On this day we won the war.
We wiggled up into a silo and perched on some wooden planks installed by previous explorers for comfort and utility due to the funnelling effect. Our whispers were magnified into gargantuan echoes bouncing off the high cement walls which sparkled under the rays of our flash lights. A hole at the very top where hoppers once poured grain into the silo, let in a minute amount of light which illuminated the expansiveness of the space.
Crawling, ducking, squeezing, descending.
Illuminating darkness, treading carefully.
Gripping, climbing, pulling, emerging.
Emerging and rising to our feet in the inner courtyard of the complex. This was an exciting and triumphant moment.
We could not have asked for a more experienced guide than Nel58, who seemed to know every square inch of the complex and seamlessly navigated us through the labyrinth of rooms, warning us of every potential hazard.
Our exploration took us in an upward trajectory which became progressively hazardous. Missing, broken and half stairs and rotting floors required extreme caution and an acute awareness of one's surroundings and position in space. We looked back over the terrain we had succeeded in climbing like proud mountaineers. A raccoon walked by nonchalantly, seemingly unaware of the danger of this perilous environment.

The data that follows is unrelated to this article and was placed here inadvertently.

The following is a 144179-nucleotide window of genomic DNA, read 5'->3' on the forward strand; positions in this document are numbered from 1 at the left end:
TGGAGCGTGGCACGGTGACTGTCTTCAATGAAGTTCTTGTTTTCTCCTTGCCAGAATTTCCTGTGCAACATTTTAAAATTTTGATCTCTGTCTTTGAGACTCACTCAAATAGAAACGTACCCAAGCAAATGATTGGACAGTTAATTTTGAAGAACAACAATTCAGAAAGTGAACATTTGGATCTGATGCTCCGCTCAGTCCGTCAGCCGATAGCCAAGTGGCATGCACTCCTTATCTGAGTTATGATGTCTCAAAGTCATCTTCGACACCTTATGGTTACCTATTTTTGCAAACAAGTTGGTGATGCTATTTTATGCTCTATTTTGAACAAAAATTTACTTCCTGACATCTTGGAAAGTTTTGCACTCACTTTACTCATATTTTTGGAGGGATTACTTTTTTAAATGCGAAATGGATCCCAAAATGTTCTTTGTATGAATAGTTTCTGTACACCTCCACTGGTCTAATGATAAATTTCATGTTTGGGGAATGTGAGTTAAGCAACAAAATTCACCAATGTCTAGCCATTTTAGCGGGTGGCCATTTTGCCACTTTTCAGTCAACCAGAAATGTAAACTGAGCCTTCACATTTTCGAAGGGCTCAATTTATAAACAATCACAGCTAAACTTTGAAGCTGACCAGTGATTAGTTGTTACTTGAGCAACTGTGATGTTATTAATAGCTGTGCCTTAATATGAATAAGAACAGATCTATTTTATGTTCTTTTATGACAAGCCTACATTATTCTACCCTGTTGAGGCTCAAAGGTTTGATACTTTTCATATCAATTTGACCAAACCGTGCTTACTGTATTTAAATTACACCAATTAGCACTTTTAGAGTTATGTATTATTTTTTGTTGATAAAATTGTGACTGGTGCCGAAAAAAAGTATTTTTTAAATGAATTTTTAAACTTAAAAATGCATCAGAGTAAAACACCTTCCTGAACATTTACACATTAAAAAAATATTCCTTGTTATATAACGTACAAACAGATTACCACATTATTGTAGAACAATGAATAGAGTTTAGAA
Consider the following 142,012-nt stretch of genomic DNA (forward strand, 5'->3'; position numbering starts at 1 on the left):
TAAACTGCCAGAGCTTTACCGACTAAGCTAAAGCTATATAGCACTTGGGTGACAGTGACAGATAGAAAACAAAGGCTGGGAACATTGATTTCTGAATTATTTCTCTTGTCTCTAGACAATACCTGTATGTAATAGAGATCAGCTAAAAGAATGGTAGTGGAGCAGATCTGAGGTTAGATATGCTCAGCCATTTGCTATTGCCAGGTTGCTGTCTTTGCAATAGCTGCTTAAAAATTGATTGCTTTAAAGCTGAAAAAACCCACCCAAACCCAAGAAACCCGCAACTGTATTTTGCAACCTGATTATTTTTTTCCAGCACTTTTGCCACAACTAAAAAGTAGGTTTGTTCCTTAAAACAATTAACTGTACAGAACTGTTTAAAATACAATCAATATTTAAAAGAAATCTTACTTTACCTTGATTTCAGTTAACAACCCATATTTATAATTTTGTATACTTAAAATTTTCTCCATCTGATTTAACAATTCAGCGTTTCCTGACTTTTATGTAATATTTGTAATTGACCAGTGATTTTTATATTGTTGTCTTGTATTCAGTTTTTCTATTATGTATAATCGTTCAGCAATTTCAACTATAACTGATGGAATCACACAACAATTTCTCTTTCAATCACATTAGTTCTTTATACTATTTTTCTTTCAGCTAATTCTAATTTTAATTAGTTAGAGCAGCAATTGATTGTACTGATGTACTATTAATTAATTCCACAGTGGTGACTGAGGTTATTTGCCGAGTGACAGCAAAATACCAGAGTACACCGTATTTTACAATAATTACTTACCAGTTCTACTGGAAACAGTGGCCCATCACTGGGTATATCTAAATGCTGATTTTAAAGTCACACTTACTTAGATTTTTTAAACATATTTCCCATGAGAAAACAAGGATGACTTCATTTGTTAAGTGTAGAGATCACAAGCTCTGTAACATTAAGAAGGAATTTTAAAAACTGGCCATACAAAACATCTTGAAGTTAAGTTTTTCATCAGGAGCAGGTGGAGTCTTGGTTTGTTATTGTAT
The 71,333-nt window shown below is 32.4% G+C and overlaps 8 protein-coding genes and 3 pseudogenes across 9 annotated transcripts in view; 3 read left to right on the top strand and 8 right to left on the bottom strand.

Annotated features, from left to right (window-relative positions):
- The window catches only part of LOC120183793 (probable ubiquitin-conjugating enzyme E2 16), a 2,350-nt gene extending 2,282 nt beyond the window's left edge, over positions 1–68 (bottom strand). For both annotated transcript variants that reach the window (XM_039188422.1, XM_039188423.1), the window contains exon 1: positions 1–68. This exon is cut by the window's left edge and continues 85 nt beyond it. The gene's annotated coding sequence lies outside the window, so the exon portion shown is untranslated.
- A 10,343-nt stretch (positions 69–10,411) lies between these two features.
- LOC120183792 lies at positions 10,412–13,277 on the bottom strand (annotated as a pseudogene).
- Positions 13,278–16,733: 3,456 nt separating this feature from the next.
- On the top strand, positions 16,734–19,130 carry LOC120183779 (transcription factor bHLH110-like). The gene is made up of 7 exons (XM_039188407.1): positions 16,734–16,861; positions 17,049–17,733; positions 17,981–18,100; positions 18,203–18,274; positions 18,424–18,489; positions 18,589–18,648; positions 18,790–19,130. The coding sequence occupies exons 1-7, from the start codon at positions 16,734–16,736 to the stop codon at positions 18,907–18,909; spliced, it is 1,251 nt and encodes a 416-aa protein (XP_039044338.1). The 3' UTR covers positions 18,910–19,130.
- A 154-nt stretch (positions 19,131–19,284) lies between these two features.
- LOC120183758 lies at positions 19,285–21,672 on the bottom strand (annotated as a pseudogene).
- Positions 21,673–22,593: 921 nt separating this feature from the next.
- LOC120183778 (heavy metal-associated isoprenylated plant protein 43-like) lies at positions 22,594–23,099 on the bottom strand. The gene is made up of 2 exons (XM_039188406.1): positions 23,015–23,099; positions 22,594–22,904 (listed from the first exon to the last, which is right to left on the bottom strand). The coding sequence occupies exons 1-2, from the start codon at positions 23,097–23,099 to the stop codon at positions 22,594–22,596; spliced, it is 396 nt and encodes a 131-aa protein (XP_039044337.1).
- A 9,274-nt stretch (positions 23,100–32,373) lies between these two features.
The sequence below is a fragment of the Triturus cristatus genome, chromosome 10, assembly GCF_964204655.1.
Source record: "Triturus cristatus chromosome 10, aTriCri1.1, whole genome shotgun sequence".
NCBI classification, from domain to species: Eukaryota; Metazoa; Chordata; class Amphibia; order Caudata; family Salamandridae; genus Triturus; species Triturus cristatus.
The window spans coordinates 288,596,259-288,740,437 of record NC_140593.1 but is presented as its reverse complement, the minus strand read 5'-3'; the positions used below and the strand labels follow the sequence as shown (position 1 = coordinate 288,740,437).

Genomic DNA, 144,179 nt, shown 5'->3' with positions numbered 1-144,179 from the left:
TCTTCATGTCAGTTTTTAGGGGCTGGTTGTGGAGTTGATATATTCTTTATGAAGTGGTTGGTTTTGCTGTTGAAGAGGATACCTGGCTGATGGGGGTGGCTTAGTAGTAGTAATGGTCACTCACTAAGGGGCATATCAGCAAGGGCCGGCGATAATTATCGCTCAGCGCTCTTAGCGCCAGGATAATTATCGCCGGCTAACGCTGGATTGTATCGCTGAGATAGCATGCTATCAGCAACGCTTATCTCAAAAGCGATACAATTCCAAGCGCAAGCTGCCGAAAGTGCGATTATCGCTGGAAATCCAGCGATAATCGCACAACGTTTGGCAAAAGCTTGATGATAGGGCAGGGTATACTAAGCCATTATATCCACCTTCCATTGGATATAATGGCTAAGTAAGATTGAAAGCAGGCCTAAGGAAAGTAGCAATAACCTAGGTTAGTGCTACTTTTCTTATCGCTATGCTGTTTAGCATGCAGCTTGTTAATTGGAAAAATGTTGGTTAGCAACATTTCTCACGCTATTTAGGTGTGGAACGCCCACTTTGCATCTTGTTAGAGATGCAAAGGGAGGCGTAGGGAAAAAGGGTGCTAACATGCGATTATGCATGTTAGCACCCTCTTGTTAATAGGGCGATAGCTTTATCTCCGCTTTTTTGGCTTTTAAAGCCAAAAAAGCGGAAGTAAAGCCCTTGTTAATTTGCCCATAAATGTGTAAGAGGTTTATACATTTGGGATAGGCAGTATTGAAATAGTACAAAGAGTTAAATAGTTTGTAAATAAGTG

Into darkness, we ascended a narrow spiral staircase that came to an abrupt end. We then continued upward using stairs and ladders until we reached the most ominous makeshift ladder that would make any adventurous explorer squirm: it was evidently made of three different metal ladders which had been welded together. The incline was steep and it hung over a dark abyss. At the base of the ladder, a tenuous glance upward revealed circles cut from the floors, this must have once been the site of the Humphrey Man elevator, we agreed. With Nel58 leading the way without so much as a flinch, a deep breath was taken and one careful step followed the next. Emerging from the first circular cut out, the perilous ascent was rewarded upon entering the workhouses at the top of the silos. Like tongues, long conveyor belts run along the length of the room, from the mouths of machines. Nel58 warned of the many holes where grains once poured into the tops of the silos. She shined her light into the silo we had previously climbed into, revealing the wooden planks deep within. We took the final ascent up a series of catwalks until we reached what felt like the top of the world. We looked out over the city of Montreal, and the old Canada Malt plant, in all its crumbing glory.
Special thanks to our friend and guide Nel58. Geo Klein Boat Co. and Incinérateur Dickson were also explored on this trip.